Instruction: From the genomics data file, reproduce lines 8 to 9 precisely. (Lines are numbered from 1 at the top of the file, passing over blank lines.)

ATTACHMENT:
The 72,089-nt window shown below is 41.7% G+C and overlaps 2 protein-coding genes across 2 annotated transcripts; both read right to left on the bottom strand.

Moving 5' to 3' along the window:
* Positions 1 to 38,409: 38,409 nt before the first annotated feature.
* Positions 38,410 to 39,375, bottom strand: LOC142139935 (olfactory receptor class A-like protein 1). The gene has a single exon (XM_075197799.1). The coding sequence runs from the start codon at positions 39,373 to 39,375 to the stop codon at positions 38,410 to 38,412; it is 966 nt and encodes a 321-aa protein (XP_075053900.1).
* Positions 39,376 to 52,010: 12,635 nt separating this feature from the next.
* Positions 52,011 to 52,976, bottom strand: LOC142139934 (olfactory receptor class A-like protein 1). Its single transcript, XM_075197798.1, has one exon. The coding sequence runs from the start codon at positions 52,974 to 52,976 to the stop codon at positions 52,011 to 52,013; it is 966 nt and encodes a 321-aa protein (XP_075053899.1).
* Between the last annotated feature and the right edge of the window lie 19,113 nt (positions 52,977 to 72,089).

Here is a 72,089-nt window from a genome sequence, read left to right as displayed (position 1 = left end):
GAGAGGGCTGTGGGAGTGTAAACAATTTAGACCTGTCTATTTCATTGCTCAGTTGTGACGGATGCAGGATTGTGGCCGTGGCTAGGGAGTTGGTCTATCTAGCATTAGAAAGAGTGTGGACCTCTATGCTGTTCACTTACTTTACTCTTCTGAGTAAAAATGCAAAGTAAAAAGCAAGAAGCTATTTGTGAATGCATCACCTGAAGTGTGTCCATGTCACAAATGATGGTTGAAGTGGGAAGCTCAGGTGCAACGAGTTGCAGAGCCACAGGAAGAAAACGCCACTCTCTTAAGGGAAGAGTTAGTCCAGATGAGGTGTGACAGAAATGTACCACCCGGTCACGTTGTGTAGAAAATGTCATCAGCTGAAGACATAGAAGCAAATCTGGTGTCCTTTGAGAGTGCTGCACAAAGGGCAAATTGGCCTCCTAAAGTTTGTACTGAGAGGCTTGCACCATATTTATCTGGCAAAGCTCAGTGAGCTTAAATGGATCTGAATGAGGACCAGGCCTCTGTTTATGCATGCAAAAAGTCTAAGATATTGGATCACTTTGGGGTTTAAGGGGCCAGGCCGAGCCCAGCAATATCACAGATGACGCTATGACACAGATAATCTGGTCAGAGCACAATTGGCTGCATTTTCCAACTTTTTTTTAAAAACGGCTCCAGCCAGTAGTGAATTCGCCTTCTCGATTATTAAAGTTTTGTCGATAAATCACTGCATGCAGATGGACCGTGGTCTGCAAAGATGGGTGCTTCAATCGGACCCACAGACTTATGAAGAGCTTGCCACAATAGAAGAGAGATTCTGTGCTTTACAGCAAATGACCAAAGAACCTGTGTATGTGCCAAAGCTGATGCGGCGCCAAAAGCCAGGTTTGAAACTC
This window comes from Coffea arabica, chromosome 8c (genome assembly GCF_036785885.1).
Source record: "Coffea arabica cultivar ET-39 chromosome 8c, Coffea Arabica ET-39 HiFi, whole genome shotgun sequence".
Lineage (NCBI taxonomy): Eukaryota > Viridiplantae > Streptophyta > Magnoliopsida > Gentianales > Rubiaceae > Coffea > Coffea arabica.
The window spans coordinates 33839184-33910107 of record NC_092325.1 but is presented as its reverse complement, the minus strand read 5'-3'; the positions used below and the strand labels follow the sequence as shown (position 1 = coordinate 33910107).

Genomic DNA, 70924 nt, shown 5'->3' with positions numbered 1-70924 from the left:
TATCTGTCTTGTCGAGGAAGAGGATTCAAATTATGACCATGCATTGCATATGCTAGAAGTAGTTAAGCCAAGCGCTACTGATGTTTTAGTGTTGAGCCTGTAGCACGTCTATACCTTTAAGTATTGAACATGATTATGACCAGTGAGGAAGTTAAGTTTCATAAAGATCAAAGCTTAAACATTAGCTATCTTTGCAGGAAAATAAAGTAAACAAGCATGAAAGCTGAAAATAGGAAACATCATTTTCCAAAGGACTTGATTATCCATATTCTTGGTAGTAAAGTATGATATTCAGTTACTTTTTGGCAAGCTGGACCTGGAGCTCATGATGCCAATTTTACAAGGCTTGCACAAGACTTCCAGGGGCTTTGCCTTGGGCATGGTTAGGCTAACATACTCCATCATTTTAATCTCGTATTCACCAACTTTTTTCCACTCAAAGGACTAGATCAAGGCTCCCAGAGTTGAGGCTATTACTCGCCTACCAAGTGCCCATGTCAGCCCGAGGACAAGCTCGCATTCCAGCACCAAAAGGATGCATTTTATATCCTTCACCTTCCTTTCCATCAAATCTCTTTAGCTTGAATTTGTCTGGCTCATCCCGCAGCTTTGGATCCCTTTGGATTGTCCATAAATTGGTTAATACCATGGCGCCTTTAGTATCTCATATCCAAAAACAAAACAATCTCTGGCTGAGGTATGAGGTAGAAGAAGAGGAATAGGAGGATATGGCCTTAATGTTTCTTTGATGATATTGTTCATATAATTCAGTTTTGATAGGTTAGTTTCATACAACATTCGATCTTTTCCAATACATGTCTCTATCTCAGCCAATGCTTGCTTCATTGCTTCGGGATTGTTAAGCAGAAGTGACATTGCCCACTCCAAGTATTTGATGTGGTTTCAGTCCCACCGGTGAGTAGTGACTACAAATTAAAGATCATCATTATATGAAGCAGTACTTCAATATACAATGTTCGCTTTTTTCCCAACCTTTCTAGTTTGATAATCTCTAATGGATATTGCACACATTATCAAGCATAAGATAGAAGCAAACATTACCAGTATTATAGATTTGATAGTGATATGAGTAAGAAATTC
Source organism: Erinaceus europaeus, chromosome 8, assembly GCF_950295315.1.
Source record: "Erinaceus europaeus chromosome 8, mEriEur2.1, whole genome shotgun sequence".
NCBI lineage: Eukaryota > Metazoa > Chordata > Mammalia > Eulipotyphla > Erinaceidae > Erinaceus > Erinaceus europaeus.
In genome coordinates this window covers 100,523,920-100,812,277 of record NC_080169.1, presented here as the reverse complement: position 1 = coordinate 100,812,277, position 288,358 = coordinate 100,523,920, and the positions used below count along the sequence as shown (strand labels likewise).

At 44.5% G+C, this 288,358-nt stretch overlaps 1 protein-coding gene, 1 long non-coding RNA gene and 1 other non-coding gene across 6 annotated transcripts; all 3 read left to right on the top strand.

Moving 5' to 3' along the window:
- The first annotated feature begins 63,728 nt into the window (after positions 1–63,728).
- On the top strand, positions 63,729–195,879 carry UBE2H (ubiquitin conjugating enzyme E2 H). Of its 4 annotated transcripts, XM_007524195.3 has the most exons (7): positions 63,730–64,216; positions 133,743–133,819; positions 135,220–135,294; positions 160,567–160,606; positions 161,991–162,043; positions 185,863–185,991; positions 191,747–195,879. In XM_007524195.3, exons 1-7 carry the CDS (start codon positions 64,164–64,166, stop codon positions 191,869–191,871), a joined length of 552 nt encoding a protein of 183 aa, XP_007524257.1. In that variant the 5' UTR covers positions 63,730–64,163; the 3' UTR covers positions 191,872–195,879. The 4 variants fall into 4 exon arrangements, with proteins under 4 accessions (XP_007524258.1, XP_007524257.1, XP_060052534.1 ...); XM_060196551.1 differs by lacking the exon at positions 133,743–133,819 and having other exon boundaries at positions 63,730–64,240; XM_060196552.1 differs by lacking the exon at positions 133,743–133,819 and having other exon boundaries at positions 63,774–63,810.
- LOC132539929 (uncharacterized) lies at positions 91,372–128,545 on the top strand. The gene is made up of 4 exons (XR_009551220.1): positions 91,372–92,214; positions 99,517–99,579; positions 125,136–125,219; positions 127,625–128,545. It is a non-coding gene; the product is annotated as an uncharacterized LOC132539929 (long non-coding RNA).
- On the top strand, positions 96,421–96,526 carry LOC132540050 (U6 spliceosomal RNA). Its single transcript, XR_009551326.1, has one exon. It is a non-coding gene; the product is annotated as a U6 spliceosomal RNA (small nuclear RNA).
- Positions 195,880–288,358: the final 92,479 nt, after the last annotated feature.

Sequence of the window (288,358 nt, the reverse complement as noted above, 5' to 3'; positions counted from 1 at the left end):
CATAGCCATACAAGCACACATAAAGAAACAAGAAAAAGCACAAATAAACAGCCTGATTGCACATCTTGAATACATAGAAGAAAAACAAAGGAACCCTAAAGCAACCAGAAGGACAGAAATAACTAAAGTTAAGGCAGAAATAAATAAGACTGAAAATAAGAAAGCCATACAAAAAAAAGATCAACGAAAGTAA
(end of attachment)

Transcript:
Here is a 72,089-nt window from a genome sequence, read left to right as displayed (position 1 = left end):
GAGAGGGCTGTGGGAGTGTAAACAATTTAGACCTGTCTATTTCATTGCTCAGTTGTGACGGATGCAGGATTGTGGCCGTGGCTAGGGAGTTGGTCTATCTAGCATTAGAAAGAGTGTGGACCTCTATGCTGTTCACTTACTTTACTCTTCTGAGTAAAAATGCAAAGTAAAAAGCAAGAAGCTATTTGTGAATGCATCACCTGAAGTGTGTCCATGTCACAAATGATGGTTGAAGTGGGAAGCTCAGGTGCAACGAGTTGCAGAGCCACAGGAAGAAAACGCCACTCTCTTAAGGGAAGAGTTAGTCCAGATGAGGTGTGACAGAAATGTACCACCCGGTCACGTTGTGTAGAAAATGTCATCAGCTGAAGACATAGAAGCAAATCTGGTGTCCTTTGAGAGTGCTGCACAAAGGGCAAATTGGCCTCCTAAAGTTTGTACTGAGAGGCTTGCACCATATTTATCTGGCAAAGCTCAGTGAGCTTAAATGGATCTGAATGAGGACCAGGCCTCTGTTTATGCATGCAAAAAGTCTAAGATATTGGATCACTTTGGGGTTTAAGGGGCCAGGCCGAGCCCAGCAATATCACAGATGACGCTATGACACAGATAATCTGGTCAGAGCACAATTGGCTGCATTTTCCAACTTTTTTTTAAAAACGGCTCCAGCCAGTAGTGAATTCGCCTTCTCGATTATTAAAGTTTTGTCGATAAATCACTGCATGCAGATGGACCGTGGTCTGCAAAGATGGGTGCTTCAATCGGACCCACAGACTTATGAAGAGCTTGCCACAATAGAAGAGAGATTCTGTGCTTTACAGCAAATGACCAAAGAACCTGTGTATGTGCCAAAGCTGATGCGGCGCCAAAAGCCAGGTTTGAAACTC